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Farming Press Statement, 3rd February 2015

Red Tractor Assurance is seeking views on how we might move forward to a position where beef cattle spend all of their life on assured farms. We have instigated an industry-wide consultation to help plan how this can be delivered. The consultation will include farmers and every link of the beef supply chain.

We know from talking to shoppers that they believe the scheme provides them with assurance that the animal’s welfare is well cared for, but this cannot be certain if we only know about the last 3 months of the animal’s life. Consumer research confirms that they would feel misled. Some have argued that there is ‘no value’ in extending farm assurance to whole of life. The reality is that consumers will see no value in assurance when they discover that it is not whole of life.

Schemes in most other commodity sectors adopted a whole of life definition of assurance. In fact pigs and poultry require breeding stock also to come from assured farms, in the case of broilers covering the entire breeding pyramid. This makes the definition of assurance for beef cattle – that it should spend just the final 90 days on an assured holding – illogical.

Red Tractor is not proposing that all farms join the current RTA Beef Scheme. Alternative, practical ways to assure store / suckler beef producers are being proposed. For example the proposal includes the development of a cattle rearing register, logically followed by a cattle rearing scheme that farmers wishing to supply into the farm assurance supply chain would need to join / sign up to. This will provide some oversight of production but with lighter touch standards appropriate to animals further away from finishing. This approach will allow us to deliver this economically and almost certainly at a lower cost than normal assurance that applies to finishers (£150 per farm).

Red Tractor is disappointed that grossly inflated estimates of the costs to the industry have been circulated. One estimate we have seen alleges that an investment of at least £1,000 will be needed at every farm simply to meet the requirements. This is simply not true. Red Tractor’s intention is simply to check that farms do what they should be doing and the additional compliance costs should be virtually nothing.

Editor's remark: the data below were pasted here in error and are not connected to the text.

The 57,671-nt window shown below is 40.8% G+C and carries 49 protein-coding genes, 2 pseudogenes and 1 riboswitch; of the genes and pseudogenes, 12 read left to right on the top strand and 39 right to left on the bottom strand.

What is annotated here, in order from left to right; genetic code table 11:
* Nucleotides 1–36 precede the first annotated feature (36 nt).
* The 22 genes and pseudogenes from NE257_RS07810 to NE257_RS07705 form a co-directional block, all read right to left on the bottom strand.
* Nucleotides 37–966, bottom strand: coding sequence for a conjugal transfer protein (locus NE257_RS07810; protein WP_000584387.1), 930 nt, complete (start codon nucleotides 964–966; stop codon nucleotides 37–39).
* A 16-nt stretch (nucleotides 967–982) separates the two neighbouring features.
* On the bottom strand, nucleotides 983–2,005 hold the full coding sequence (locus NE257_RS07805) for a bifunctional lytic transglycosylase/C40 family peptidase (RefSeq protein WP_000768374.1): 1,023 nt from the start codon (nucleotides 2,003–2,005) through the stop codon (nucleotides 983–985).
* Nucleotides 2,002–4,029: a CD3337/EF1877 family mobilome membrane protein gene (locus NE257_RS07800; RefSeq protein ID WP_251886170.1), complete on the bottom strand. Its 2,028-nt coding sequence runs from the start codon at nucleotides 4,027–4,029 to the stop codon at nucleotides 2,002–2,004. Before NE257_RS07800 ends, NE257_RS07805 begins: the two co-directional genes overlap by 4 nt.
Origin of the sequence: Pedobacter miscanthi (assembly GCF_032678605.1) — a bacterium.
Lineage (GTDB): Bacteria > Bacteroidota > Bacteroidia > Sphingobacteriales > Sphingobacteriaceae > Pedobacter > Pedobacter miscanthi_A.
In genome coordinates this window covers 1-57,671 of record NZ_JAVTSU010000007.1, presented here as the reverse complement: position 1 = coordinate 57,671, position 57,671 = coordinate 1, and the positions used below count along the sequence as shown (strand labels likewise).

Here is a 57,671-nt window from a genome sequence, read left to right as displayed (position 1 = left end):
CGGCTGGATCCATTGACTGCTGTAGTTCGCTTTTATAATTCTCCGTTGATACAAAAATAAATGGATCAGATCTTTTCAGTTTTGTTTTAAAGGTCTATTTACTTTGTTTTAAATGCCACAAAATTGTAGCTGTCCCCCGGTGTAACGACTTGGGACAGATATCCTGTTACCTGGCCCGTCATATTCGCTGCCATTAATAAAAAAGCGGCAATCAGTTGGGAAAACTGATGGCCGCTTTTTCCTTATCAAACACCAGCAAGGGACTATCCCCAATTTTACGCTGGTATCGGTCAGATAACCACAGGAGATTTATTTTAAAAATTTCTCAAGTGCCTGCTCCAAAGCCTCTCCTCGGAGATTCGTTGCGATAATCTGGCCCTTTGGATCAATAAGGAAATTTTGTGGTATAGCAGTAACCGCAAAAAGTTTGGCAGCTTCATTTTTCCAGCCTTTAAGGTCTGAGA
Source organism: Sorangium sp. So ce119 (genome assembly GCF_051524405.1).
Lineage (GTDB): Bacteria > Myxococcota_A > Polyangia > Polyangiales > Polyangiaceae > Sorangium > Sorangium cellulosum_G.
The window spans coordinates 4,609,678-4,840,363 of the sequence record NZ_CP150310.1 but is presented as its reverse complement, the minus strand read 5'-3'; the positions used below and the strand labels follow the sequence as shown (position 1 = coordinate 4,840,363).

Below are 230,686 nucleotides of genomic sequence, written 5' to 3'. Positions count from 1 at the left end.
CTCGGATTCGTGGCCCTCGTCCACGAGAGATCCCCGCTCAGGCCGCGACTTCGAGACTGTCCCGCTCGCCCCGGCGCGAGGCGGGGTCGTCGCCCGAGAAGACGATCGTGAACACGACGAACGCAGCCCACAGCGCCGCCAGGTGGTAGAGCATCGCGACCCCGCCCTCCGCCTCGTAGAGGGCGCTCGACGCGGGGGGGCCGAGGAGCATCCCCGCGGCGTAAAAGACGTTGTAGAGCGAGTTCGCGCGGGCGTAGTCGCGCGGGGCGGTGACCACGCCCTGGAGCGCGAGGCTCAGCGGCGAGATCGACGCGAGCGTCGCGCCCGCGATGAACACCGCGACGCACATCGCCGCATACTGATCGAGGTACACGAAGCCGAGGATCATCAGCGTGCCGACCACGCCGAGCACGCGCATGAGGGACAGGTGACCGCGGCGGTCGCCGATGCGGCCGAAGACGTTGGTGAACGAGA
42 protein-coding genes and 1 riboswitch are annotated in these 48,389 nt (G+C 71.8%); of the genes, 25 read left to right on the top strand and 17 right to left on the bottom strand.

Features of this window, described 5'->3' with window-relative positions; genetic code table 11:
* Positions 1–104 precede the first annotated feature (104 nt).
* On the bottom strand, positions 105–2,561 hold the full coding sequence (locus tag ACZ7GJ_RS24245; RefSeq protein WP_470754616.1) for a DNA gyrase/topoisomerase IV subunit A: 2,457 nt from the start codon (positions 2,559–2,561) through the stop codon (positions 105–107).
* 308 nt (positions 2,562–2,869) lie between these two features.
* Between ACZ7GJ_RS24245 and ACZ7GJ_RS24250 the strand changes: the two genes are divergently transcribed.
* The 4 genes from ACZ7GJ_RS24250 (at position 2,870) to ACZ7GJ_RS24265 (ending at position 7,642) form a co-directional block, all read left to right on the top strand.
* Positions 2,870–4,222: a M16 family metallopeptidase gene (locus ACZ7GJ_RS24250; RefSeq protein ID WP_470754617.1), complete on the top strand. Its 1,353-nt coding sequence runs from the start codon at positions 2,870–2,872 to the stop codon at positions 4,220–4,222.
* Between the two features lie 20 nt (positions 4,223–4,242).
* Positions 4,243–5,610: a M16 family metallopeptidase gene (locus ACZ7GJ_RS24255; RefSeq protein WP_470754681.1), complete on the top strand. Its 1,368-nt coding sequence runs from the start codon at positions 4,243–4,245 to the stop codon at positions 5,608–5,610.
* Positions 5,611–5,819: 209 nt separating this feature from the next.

The consultation was sent out industry-wide on 21st Jan. Responses are requested by 27th March.

– ENDS –

The current definition of assurance for beef cattle – that it should spend the final 90 days on an assured holding – was focused around food safety and ensuring the animal was free from all veterinary medicines before slaughter. Customer and consumer expectations have moved on substantially since and are a driving factor in the proposed changes.

The issue of whole life assurance for beef cattle is complicated by the variety of different farming systems in use, the fact that many cattle will be raised on more than one holding during their life and the volume of beef coming from dairy cattle.

The transition period will inevitably be extended by the fact that the majority of animals in the beef supply chain will have a two-to-three year life span. Cattle already born today may not be finished and slaughtered until well into 2018 and it would not be right to change the rules so that cattle already in the system will be denied the opportunity to become assured.

For the past two decades Red Tractor and its predecessor FABBL have always had an open consultation on changes to scheme requirements. Plans are developed by a beef technical advisory committee that includes all interested parties including representatives of NBA, NFU, meat processors and retailers before they are circulated for wider comment.

For further information, please contact HD Communications Limited: Nicki Dallison, T: 01932 877241 E: nicki.dallison@hdcommunications.co.uk John Hay, T: 01932 877240 E: john.hay@hdcommunications.co.uk

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